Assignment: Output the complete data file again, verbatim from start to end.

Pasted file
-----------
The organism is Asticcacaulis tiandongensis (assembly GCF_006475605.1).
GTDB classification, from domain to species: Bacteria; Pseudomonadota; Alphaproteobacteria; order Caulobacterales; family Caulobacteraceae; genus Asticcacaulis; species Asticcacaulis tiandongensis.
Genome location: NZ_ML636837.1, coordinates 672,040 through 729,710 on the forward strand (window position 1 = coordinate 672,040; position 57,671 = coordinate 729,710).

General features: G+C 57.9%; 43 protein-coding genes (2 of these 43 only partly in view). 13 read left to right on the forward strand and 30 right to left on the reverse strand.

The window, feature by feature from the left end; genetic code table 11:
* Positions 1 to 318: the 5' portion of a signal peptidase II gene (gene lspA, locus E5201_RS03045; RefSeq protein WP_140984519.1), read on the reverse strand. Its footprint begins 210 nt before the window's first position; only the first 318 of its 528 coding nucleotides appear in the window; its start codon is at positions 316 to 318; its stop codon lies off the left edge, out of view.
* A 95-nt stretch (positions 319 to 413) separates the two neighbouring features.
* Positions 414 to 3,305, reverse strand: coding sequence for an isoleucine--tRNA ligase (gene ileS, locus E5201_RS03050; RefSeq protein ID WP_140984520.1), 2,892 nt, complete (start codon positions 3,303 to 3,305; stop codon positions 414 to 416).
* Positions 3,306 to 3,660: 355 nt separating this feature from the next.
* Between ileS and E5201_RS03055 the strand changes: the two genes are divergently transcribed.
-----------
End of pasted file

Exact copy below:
The organism is Asticcacaulis tiandongensis (assembly GCF_006475605.1).
GTDB classification, from domain to species: Bacteria; Pseudomonadota; Alphaproteobacteria; order Caulobacterales; family Caulobacteraceae; genus Asticcacaulis; species Asticcacaulis tiandongensis.
Genome location: NZ_ML636837.1, coordinates 672,040 through 729,710 on the forward strand (window position 1 = coordinate 672,040; position 57,671 = coordinate 729,710).

General features: G+C 57.9%; 43 protein-coding genes (2 of these 43 only partly in view). 13 read left to right on the forward strand and 30 right to left on the reverse strand.

The window, feature by feature from the left end; genetic code table 11:
* Positions 1 to 318: the 5' portion of a signal peptidase II gene (gene lspA, locus E5201_RS03045; RefSeq protein WP_140984519.1), read on the reverse strand. Its footprint begins 210 nt before the window's first position; only the first 318 of its 528 coding nucleotides appear in the window; its start codon is at positions 316 to 318; its stop codon lies off the left edge, out of view.
* A 95-nt stretch (positions 319 to 413) separates the two neighbouring features.
* Positions 414 to 3,305, reverse strand: coding sequence for an isoleucine--tRNA ligase (gene ileS, locus E5201_RS03050; RefSeq protein ID WP_140984520.1), 2,892 nt, complete (start codon positions 3,303 to 3,305; stop codon positions 414 to 416).
* Positions 3,306 to 3,660: 355 nt separating this feature from the next.
* Between ileS and E5201_RS03055 the strand changes: the two genes are divergently transcribed.